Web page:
Ever since the beginning of the pandemic, video conferencing tool Zoom has been a massively popular choice for individuals and businesses who found themselves suddenly faced with remote working conditions.
Not one to be outdone, Microsoft Teams slowly but surely began to build up its feature set in a bid to court primary Zoom users over to its online space instead.
Now, Zoom is looking to tighten its grip on the video conferencing platform industry by introducing a new online event platform called OnZoom as well as a series of app integrations called Zapps.
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OnZoom allows organizers to create and promote public events, and sell tickets for paid events with PayPal integration. These spaces will be privy to a variety of special security measures, like moderating who can attend, reporting unacceptable behavior, and monitor audience members to help curb potential abuse.
Events will also be capped at 100 attendees and up to 1,000 for enterprise users. Special Zoom Webinar licenses will be available should organizers need to gather additional members beyond that number.
Though initially there will be no requirement for users to pay Zoom a percentage of their ticket sales, the conferencing service will be re-examining its policies as it brings OnZoom to a larger user base next year.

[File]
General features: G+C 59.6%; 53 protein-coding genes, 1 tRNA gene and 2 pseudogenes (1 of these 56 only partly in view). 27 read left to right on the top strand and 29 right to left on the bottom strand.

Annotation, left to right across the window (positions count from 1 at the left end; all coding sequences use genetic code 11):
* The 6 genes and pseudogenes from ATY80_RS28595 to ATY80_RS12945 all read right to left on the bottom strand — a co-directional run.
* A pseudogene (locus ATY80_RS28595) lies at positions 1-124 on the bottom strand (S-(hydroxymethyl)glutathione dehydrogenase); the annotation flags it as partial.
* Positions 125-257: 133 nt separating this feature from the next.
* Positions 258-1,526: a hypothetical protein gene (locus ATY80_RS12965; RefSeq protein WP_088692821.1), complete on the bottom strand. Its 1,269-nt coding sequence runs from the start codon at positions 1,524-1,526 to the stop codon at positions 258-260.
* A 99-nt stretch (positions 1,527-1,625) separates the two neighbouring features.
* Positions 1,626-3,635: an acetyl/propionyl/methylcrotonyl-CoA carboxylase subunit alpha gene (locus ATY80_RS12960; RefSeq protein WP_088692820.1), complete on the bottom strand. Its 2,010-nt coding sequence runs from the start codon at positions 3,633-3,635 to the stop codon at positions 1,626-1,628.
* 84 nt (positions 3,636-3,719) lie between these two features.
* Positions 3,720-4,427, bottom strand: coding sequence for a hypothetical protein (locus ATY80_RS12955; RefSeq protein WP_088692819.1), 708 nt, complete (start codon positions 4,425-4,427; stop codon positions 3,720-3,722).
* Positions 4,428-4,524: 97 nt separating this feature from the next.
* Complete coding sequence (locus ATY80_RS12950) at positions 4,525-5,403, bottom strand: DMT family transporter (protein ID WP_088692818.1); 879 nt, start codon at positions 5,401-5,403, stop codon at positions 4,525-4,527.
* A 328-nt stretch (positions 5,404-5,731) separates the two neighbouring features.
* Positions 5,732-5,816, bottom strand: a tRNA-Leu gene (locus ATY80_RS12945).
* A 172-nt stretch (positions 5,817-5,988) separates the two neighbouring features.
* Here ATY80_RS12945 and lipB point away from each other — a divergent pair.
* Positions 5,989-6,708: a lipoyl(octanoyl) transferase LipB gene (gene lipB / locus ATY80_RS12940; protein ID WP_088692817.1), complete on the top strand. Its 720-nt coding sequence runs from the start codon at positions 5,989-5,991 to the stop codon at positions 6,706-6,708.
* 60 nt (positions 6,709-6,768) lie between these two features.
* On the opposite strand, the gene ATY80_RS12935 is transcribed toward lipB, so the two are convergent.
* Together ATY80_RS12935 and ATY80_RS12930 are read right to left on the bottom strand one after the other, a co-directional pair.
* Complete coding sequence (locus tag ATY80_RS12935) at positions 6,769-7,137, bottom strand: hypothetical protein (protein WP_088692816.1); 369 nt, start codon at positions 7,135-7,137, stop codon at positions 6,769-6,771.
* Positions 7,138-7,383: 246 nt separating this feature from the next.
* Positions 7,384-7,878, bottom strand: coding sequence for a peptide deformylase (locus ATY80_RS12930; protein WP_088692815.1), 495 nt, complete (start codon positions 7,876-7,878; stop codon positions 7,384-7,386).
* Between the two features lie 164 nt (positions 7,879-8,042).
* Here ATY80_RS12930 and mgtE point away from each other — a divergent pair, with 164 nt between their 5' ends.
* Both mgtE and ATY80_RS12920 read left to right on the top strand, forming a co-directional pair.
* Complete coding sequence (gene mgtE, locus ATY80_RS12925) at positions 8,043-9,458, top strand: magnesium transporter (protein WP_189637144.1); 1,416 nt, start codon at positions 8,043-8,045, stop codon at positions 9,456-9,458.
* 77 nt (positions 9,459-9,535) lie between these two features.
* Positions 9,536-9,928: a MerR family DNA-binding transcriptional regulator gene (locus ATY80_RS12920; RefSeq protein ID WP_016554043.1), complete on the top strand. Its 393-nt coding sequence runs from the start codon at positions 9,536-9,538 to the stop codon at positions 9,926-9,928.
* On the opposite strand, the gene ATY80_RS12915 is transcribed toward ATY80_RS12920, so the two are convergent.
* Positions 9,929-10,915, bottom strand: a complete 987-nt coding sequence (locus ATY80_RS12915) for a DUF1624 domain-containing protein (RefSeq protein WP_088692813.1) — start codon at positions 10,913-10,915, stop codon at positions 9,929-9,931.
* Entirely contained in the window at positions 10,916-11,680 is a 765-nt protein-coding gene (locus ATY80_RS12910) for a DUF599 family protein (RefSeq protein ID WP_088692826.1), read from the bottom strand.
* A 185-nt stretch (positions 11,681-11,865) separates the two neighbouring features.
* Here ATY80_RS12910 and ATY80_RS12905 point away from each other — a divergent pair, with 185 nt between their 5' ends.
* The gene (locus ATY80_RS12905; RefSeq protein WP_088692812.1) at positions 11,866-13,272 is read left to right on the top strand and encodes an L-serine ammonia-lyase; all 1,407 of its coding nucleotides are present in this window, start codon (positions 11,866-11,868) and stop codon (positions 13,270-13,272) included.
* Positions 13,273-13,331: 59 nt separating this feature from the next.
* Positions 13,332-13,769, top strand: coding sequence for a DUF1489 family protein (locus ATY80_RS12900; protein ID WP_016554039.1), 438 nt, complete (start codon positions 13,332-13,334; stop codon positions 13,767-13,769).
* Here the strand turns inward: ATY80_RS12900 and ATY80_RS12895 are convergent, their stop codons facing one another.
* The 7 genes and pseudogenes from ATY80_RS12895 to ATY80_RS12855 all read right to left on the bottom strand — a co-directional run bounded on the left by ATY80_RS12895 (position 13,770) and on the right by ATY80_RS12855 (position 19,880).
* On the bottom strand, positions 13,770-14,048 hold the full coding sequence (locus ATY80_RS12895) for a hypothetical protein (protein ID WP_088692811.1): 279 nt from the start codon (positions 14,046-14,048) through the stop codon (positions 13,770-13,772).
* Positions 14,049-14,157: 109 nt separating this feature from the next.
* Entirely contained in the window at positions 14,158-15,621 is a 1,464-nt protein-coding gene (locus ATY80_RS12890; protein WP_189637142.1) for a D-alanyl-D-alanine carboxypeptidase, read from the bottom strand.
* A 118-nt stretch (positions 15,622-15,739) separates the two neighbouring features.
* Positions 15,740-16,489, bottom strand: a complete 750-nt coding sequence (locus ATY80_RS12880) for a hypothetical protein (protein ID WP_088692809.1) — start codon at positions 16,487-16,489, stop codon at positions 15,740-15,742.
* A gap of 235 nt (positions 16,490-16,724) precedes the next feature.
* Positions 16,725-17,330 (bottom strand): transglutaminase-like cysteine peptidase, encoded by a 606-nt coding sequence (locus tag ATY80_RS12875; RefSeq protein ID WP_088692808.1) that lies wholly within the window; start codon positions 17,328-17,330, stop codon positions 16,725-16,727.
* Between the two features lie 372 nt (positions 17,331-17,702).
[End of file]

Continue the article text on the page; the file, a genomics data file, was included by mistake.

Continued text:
OnZoom will only be an option for paid Zoom users at launch, and will have its initial rollout in the US, followed by more regions over the course of next year.
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Microsoft Teams had long been a sluggish competitor, but ended up finding footing by introducing a series of apps and features in a bid to make working remotely feel a bit less like a chore.
This includes the ability to display specific scenes on team calls like coffee shops, office locations, or more whimsical locations, as well as breakout meeting rooms that caan be assigned following main briefings.
Now, Zoom has countered some of Microsoft Teams' offerings with some of its own additions. Zapps is a collection of apps on Zoom marketplace – like Slack, Dropbox, and Asana – that can be sent to participants in a Zoom meeting. Users can assign tasks and organize projects together while collaborating on a call, and send and receive files via Dropbox without having to leave the conference.
Currently, there are around 35 third-party entities working on Zapps, which aren't all available just yet. But with the ability to work closely with a team with a few clicks instead of leaving the call and returning, Zoom may very well now have the upper hand in the seemingly never-ending clash with Microsoft Teams.
Source: Business Insider
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